Category Fundamentals of Modern Unsteady Aerodynamics

Unsteady Transonic Flow Past Finite Wings

In open literature, the linearized potential theory was applied to unsteady transonic lifting surfaces starting with Landahl’s zeroth order theory during 1960s (Landahl 1962). In his study, Landahl used a special transformation technique to transform a rectangular wing to a delta wing to implement a previously developed theory for simple harmonic transonic solutions. In this way, the stream function for a simple harmonic motion of a delta wing was expressed, may be not so accurately but analytically, for a given reduced frequency. In following years, this approach was used on sub surfaces as transonic panels on the wing in order to increase the accuracy. In addition, the doublet lattice method was successfully applied to the potential flow solutions of transonic flow past swept edged and low aspect ratio wings (Hounjet and Meijer 1985).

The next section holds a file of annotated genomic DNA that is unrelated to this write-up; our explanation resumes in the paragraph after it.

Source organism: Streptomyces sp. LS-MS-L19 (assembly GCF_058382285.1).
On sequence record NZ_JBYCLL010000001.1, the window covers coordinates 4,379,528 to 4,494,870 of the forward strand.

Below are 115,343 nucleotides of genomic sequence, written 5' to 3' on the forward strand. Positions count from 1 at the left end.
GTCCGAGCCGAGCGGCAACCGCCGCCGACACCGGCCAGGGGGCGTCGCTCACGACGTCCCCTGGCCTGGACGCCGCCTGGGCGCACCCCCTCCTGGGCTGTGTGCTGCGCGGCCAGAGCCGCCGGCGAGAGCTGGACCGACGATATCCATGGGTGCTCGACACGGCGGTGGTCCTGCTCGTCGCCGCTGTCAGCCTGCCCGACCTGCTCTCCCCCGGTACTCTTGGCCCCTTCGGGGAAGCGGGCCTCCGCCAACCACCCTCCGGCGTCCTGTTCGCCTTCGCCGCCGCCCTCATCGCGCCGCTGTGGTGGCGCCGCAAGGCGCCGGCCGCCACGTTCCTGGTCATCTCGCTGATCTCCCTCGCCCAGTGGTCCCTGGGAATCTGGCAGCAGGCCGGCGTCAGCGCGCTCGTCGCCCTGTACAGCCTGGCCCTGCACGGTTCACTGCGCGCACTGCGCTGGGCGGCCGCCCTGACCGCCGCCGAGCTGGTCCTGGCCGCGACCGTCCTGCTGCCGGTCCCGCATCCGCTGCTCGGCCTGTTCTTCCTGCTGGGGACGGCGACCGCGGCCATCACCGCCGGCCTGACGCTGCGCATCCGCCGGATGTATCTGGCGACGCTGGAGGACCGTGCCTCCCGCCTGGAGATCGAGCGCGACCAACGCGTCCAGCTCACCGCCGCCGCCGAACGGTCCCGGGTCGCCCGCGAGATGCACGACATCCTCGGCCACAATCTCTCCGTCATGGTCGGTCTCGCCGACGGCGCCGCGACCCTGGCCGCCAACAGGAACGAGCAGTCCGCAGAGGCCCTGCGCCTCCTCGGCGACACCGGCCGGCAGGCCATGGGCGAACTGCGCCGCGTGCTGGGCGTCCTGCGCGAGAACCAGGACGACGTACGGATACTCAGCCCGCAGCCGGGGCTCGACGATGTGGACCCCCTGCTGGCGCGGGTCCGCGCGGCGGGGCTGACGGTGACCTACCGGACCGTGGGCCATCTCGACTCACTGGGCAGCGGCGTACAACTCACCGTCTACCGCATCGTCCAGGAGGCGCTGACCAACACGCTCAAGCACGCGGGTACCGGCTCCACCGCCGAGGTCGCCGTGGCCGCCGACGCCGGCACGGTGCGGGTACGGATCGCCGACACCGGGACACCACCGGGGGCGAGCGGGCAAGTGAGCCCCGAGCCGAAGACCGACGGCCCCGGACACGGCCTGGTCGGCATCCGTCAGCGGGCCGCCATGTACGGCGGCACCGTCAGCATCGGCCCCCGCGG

The finite difference solution of unsteady three dimensional potential equation, Eq. 6.3, is used for several wings and the results are compared with experiments in a detailed manner by Malone and his associates (Malone et al. 1985). In their study, the numerically computed surface pressure values are in agreement with the experimental results given for the wing of F-5. Shown in Fig. 6.14 are the surface

Подпись: upper

Fig. 6.14 Surface pressure coefficient plots for M? = 0.95 of F-5 wing a real and b imaginary

pressure plots at three different spanwise stations of F-5 wing at free stream Mach number of 0.95 and reduced frequency of k = 0.132.